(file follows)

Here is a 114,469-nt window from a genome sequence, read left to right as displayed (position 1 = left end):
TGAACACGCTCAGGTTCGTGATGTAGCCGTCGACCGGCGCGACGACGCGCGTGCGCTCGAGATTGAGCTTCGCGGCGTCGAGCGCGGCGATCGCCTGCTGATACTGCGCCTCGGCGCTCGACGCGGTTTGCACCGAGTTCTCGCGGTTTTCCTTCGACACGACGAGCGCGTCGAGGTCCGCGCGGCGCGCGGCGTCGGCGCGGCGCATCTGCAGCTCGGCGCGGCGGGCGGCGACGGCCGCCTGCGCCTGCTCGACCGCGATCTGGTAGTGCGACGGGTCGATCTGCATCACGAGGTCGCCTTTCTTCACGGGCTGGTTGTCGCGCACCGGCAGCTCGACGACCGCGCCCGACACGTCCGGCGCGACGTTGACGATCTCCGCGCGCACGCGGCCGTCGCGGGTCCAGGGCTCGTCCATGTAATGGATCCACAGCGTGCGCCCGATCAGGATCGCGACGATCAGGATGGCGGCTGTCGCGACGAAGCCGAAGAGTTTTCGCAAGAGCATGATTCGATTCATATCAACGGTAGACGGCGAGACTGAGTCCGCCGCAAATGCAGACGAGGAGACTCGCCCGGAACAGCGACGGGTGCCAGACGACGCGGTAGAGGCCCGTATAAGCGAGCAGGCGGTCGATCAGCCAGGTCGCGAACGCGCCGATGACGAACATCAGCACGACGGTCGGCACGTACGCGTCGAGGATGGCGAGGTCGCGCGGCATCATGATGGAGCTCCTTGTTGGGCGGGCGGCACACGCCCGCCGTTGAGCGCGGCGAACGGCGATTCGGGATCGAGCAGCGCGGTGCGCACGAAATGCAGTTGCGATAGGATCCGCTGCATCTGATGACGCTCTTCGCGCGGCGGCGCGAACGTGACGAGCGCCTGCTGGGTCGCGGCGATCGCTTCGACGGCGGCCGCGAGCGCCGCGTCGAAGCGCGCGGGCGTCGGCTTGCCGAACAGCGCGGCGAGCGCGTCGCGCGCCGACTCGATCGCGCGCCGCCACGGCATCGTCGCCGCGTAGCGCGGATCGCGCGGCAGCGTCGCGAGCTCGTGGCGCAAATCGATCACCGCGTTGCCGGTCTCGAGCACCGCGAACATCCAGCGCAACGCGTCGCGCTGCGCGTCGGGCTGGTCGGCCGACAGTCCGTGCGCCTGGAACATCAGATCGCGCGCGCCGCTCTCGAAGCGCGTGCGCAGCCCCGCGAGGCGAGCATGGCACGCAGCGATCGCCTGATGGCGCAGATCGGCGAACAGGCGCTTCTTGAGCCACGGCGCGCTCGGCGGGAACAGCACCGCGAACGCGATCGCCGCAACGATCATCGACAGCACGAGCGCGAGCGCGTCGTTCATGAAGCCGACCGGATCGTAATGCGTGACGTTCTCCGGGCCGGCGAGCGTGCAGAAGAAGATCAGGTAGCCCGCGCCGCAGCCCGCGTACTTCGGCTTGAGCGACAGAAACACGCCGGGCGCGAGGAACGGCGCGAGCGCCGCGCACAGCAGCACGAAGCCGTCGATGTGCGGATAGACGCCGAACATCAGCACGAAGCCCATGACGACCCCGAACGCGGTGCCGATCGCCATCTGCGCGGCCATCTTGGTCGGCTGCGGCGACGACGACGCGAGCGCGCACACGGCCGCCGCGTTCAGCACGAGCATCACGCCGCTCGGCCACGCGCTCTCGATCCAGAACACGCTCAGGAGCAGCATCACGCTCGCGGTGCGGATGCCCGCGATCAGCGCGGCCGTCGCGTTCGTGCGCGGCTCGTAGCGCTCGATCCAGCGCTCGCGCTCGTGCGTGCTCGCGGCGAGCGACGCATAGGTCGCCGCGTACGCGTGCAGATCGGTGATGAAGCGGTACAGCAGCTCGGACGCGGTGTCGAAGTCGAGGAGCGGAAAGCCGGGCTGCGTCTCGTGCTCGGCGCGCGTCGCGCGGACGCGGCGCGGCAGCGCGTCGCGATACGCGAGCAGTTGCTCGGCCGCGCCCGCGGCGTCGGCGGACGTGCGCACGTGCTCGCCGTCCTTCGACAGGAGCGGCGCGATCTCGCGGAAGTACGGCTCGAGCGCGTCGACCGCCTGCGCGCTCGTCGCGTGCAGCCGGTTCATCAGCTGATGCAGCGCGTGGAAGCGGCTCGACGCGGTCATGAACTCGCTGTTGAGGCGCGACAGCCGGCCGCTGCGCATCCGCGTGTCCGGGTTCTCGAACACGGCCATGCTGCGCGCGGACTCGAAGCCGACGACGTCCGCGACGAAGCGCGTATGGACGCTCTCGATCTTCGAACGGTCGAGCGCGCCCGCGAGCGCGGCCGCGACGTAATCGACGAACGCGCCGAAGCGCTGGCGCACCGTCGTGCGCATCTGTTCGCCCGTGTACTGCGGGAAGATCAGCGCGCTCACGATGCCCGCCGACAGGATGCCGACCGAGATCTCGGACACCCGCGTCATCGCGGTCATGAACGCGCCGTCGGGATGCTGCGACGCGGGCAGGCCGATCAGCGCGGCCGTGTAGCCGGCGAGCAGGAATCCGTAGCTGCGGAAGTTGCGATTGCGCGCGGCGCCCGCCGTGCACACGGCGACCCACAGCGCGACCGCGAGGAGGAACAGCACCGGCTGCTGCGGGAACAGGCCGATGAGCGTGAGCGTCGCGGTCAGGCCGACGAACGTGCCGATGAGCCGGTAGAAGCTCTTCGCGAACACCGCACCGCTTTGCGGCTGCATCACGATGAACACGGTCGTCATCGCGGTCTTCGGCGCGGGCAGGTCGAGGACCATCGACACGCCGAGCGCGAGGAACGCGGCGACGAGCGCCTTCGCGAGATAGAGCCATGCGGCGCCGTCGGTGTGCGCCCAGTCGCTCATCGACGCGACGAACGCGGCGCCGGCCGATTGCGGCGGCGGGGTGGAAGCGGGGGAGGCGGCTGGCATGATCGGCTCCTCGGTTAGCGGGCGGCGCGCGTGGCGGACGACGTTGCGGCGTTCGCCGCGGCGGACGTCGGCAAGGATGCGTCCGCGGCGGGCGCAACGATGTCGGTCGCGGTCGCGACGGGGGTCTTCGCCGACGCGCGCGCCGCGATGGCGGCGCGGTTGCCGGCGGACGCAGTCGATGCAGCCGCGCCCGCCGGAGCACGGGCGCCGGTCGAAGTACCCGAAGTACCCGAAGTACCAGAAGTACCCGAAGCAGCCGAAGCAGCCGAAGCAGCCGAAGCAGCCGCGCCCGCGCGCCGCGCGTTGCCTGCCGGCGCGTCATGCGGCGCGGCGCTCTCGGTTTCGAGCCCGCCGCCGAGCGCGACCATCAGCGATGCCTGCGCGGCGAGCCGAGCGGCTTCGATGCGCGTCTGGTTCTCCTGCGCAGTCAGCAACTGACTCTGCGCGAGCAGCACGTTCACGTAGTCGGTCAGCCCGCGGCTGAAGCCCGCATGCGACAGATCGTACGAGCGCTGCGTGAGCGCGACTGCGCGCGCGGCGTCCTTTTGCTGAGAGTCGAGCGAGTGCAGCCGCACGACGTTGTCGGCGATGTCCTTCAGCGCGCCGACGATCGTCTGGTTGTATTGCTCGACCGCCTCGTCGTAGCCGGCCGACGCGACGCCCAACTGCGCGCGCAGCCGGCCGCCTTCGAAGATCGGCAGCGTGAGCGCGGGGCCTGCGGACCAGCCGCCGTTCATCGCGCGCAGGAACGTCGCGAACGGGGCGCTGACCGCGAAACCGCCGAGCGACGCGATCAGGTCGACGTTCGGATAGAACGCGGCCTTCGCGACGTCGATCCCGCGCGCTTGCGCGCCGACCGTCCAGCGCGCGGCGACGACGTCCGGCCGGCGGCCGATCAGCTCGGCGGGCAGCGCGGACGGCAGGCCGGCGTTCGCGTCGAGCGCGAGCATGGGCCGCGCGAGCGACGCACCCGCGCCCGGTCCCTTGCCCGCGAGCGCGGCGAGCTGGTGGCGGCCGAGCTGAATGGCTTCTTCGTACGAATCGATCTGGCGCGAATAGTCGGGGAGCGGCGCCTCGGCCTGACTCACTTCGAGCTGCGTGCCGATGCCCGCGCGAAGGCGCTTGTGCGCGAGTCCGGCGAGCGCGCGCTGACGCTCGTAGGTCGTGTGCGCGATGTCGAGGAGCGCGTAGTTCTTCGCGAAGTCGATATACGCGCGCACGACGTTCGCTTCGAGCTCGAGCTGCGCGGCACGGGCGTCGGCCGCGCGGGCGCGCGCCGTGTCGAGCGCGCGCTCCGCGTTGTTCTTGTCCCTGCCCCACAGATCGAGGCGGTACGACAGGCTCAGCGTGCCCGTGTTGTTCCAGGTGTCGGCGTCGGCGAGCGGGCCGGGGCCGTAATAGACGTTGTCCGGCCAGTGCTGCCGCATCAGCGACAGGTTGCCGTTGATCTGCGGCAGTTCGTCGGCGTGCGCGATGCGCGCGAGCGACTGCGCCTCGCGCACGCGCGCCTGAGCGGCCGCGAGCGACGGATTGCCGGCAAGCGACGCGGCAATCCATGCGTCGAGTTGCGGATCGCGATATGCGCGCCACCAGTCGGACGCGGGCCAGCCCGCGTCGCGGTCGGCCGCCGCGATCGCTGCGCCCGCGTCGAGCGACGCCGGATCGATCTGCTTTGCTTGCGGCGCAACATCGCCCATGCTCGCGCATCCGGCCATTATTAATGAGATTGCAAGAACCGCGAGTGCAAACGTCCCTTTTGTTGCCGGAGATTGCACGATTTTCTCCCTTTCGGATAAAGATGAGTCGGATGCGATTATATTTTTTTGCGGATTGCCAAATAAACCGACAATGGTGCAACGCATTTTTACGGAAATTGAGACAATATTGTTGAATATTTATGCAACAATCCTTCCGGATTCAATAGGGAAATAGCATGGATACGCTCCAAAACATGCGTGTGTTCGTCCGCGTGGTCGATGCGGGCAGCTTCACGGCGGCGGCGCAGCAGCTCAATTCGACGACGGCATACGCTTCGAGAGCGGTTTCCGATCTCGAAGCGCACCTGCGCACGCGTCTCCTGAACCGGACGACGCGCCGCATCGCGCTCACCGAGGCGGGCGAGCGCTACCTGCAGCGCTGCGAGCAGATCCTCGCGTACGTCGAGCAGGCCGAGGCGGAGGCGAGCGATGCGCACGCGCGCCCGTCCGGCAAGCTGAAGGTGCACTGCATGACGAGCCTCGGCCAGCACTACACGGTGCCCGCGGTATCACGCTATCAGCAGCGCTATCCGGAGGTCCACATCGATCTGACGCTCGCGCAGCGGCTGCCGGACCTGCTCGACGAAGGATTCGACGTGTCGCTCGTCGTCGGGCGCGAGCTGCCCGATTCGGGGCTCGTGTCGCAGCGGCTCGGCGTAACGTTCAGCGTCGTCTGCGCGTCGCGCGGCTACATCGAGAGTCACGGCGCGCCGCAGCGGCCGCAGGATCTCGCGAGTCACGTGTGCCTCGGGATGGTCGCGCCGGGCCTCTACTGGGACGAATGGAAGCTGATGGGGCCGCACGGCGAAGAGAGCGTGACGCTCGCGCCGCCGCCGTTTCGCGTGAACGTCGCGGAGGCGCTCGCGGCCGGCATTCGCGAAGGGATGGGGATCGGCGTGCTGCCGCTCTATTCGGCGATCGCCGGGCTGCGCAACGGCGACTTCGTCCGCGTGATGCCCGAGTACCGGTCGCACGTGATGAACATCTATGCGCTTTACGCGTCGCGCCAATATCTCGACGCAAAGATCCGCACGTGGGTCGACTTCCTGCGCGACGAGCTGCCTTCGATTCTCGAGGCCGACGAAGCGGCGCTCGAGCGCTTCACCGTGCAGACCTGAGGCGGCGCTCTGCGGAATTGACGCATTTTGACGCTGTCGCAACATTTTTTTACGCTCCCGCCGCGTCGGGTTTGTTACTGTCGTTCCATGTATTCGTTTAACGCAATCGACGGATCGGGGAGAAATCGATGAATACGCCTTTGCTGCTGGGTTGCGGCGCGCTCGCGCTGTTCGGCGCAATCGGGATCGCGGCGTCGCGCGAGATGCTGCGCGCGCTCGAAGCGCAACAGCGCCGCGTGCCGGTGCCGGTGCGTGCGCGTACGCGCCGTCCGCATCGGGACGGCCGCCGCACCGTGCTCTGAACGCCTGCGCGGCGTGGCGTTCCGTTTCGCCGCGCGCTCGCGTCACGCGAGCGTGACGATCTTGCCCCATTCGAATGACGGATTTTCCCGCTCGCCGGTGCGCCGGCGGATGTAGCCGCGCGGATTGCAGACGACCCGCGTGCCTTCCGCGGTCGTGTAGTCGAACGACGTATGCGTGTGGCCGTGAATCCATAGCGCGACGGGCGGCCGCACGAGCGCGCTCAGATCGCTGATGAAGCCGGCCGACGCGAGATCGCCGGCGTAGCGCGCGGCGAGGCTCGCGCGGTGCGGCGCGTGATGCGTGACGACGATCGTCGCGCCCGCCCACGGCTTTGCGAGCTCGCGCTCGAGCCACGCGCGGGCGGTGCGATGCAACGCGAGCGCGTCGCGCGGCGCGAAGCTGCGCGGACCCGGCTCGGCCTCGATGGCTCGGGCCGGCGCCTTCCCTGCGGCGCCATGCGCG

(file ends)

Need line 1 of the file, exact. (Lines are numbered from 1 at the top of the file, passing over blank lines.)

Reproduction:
Here is a 114,469-nt window from a genome sequence, read left to right as displayed (position 1 = left end):